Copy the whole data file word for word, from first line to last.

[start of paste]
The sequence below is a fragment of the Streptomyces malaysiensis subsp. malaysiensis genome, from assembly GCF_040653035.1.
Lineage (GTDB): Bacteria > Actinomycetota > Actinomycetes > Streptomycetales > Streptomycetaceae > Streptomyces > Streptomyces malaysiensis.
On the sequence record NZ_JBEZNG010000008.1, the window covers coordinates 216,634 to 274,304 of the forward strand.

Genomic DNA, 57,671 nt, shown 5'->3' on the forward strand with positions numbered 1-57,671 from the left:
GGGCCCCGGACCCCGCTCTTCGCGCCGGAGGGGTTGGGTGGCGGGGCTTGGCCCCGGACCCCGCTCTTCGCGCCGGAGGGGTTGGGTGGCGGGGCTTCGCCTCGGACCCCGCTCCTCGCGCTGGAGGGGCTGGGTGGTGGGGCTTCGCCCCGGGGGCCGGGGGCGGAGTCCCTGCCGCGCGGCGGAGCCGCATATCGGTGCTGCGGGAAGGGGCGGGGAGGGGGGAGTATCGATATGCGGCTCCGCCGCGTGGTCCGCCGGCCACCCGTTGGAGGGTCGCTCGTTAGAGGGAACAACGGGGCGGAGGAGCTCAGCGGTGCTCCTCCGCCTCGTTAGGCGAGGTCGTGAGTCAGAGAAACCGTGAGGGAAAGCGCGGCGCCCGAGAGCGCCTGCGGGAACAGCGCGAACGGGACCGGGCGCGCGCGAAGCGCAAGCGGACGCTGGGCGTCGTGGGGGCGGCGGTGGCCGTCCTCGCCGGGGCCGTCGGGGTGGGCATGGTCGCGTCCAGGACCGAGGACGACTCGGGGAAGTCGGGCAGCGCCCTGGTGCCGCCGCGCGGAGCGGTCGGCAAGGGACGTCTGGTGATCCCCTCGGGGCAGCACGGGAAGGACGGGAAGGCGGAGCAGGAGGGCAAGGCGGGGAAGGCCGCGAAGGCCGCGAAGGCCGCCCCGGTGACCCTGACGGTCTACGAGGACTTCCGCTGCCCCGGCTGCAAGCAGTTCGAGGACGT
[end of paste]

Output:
The sequence below is a fragment of the Streptomyces malaysiensis subsp. malaysiensis genome, from assembly GCF_040653035.1.
Lineage (GTDB): Bacteria > Actinomycetota > Actinomycetes > Streptomycetales > Streptomycetaceae > Streptomyces > Streptomyces malaysiensis.
On the sequence record NZ_JBEZNG010000008.1, the window covers coordinates 216,634 to 274,304 of the forward strand.

Genomic DNA, 57,671 nt, shown 5'->3' on the forward strand with positions numbered 1-57,671 from the left:
GGGCCCCGGACCCCGCTCTTCGCGCCGGAGGGGTTGGGTGGCGGGGCTTGGCCCCGGACCCCGCTCTTCGCGCCGGAGGGGTTGGGTGGCGGGGCTTCGCCTCGGACCCCGCTCCTCGCGCTGGAGGGGCTGGGTGGTGGGGCTTCGCCCCGGGGGCCGGGGGCGGAGTCCCTGCCGCGCGGCGGAGCCGCATATCGGTGCTGCGGGAAGGGGCGGGGAGGGGGGAGTATCGATATGCGGCTCCGCCGCGTGGTCCGCCGGCCACCCGTTGGAGGGTCGCTCGTTAGAGGGAACAACGGGGCGGAGGAGCTCAGCGGTGCTCCTCCGCCTCGTTAGGCGAGGTCGTGAGTCAGAGAAACCGTGAGGGAAAGCGCGGCGCCCGAGAGCGCCTGCGGGAACAGCGCGAACGGGACCGGGCGCGCGCGAAGCGCAAGCGGACGCTGGGCGTCGTGGGGGCGGCGGTGGCCGTCCTCGCCGGGGCCGTCGGGGTGGGCATGGTCGCGTCCAGGACCGAGGACGACTCGGGGAAGTCGGGCAGCGCCCTGGTGCCGCCGCGCGGAGCGGTCGGCAAGGGACGTCTGGTGATCCCCTCGGGGCAGCACGGGAAGGACGGGAAGGCGGAGCAGGAGGGCAAGGCGGGGAAGGCCGCGAAGGCCGCGAAGGCCGCCCCGGTGACCCTGACGGTCTACGAGGACTTCCGCTGCCCCGGCTGCAAGCAGTTCGAGGACGT